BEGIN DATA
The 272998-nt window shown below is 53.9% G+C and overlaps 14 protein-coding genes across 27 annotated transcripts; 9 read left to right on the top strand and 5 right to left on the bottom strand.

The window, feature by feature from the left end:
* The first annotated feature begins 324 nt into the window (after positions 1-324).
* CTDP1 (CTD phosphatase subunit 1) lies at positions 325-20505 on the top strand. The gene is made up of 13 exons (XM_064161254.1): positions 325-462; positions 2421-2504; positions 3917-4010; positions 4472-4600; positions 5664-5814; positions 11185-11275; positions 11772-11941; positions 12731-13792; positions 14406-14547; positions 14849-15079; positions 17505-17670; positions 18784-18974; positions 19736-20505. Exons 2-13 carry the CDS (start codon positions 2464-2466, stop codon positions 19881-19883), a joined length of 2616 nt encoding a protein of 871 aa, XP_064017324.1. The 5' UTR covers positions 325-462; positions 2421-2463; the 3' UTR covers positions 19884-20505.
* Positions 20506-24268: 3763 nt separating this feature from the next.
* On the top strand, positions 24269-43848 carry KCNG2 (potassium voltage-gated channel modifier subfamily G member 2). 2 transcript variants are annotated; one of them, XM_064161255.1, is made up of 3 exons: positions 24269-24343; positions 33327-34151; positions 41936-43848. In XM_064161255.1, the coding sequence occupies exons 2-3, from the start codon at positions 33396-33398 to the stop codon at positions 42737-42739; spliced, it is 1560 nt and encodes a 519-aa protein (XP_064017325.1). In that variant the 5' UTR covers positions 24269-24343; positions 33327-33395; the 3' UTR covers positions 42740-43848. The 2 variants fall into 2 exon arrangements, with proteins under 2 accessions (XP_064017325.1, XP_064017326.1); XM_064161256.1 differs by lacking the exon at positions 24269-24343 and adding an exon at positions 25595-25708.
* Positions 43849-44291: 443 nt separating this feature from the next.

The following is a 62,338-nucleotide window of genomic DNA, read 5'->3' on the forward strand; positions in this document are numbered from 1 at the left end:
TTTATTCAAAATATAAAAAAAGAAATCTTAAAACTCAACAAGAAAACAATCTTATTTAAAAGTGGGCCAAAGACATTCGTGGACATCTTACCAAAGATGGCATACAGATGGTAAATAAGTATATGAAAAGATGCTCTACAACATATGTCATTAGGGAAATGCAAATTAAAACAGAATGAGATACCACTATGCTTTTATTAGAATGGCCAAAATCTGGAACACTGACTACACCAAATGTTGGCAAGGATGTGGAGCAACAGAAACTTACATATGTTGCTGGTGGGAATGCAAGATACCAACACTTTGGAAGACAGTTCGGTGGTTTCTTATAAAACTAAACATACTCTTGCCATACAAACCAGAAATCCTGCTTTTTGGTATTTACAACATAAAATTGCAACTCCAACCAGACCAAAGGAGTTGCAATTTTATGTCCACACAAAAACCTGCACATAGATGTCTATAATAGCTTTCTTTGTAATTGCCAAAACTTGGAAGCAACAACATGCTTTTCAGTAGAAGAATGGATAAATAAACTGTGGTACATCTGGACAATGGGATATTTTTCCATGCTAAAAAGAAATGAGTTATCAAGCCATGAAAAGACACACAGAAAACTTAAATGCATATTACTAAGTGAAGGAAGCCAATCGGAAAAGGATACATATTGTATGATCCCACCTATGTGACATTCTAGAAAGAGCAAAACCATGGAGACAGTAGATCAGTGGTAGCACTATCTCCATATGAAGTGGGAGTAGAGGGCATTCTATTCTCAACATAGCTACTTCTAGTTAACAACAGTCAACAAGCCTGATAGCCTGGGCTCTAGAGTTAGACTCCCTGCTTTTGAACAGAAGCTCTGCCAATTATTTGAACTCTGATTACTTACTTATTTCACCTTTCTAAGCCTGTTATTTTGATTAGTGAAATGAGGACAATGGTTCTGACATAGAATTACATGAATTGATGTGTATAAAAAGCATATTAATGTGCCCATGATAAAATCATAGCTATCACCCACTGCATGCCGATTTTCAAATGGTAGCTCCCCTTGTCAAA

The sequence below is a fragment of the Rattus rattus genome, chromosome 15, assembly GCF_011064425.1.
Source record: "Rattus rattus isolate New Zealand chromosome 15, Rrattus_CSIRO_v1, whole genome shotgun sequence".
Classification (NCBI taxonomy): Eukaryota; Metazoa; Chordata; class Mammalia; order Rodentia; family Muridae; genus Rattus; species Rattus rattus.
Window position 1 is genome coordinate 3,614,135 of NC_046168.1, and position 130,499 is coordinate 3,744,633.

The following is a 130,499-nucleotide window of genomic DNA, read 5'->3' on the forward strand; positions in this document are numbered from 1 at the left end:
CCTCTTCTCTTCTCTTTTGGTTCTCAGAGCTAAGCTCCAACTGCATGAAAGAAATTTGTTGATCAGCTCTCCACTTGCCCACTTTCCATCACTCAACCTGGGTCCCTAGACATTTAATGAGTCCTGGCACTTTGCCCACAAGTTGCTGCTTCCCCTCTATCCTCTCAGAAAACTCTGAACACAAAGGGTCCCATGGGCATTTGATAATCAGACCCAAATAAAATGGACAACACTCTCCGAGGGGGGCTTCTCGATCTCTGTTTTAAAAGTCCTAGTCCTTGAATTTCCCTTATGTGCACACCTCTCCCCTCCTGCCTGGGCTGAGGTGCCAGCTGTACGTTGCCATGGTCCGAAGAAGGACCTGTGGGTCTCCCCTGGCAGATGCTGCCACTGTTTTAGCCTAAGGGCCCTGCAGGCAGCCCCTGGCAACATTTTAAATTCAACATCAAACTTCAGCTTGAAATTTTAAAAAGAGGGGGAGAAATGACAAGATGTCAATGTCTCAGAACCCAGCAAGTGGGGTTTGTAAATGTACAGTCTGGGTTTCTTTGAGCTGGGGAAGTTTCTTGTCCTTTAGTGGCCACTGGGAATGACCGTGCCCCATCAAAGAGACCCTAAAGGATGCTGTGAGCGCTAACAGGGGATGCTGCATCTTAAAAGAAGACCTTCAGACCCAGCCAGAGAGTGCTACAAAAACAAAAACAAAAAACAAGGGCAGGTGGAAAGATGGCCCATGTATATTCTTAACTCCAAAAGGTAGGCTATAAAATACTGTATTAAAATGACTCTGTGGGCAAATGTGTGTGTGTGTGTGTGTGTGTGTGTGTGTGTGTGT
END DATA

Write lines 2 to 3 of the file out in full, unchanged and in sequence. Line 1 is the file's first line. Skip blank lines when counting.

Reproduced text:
The window, feature by feature from the left end:
* The first annotated feature begins 324 nt into the window (after positions 1-324).